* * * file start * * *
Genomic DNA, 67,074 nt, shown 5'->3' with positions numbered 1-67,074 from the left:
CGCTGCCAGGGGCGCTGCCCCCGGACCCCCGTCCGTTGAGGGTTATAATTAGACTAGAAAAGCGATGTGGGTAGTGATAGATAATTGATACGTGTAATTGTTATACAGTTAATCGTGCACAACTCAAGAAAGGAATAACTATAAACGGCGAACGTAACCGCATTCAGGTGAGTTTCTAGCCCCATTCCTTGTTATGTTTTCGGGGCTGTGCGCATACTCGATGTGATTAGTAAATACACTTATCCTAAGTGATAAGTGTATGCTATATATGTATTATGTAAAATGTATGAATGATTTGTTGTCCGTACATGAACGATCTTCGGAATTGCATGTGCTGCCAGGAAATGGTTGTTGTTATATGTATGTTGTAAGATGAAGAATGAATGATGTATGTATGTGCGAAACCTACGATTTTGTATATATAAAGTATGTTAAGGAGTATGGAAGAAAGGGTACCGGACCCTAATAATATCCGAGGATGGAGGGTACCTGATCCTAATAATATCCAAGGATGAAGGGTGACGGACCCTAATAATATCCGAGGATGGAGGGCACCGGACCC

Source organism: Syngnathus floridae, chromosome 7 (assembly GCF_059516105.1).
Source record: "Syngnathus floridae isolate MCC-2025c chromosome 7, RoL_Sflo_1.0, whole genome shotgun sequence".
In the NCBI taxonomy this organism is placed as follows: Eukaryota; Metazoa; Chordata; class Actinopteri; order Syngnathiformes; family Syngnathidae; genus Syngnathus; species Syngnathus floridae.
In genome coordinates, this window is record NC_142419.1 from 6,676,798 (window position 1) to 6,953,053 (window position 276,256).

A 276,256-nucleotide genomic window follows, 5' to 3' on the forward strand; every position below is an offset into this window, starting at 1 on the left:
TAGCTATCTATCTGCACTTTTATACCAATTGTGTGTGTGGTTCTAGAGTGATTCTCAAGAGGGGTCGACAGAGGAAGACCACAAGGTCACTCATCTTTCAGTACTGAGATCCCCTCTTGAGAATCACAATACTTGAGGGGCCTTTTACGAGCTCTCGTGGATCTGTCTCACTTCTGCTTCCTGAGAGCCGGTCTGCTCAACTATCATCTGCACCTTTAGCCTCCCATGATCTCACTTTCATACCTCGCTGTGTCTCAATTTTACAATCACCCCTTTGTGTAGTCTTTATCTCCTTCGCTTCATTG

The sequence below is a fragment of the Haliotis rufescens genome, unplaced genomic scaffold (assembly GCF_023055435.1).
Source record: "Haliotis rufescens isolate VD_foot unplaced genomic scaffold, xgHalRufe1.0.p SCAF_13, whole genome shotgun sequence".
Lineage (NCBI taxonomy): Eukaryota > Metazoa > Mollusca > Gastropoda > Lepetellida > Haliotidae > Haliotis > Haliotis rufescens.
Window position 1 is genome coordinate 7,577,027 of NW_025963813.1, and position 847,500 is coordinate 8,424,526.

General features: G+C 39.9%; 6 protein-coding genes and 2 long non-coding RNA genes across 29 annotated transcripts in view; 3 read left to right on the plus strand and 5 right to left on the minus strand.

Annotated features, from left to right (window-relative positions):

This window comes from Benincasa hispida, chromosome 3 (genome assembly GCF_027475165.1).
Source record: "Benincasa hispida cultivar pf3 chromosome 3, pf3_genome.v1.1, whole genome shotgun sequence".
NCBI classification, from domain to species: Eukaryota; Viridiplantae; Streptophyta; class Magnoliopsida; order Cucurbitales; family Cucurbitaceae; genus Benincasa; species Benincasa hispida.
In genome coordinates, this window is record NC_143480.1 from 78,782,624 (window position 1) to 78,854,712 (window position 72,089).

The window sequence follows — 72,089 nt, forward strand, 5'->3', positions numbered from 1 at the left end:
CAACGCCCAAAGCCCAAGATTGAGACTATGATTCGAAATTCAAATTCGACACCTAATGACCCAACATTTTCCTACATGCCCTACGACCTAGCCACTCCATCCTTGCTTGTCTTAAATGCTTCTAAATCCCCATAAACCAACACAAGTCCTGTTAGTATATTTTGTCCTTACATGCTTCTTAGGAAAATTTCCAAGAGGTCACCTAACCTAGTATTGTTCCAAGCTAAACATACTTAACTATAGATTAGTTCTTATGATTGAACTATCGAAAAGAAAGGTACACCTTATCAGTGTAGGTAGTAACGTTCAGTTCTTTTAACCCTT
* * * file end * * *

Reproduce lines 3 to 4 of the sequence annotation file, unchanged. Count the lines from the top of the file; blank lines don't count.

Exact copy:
Source organism: Syngnathus floridae, chromosome 7 (assembly GCF_059516105.1).
Source record: "Syngnathus floridae isolate MCC-2025c chromosome 7, RoL_Sflo_1.0, whole genome shotgun sequence".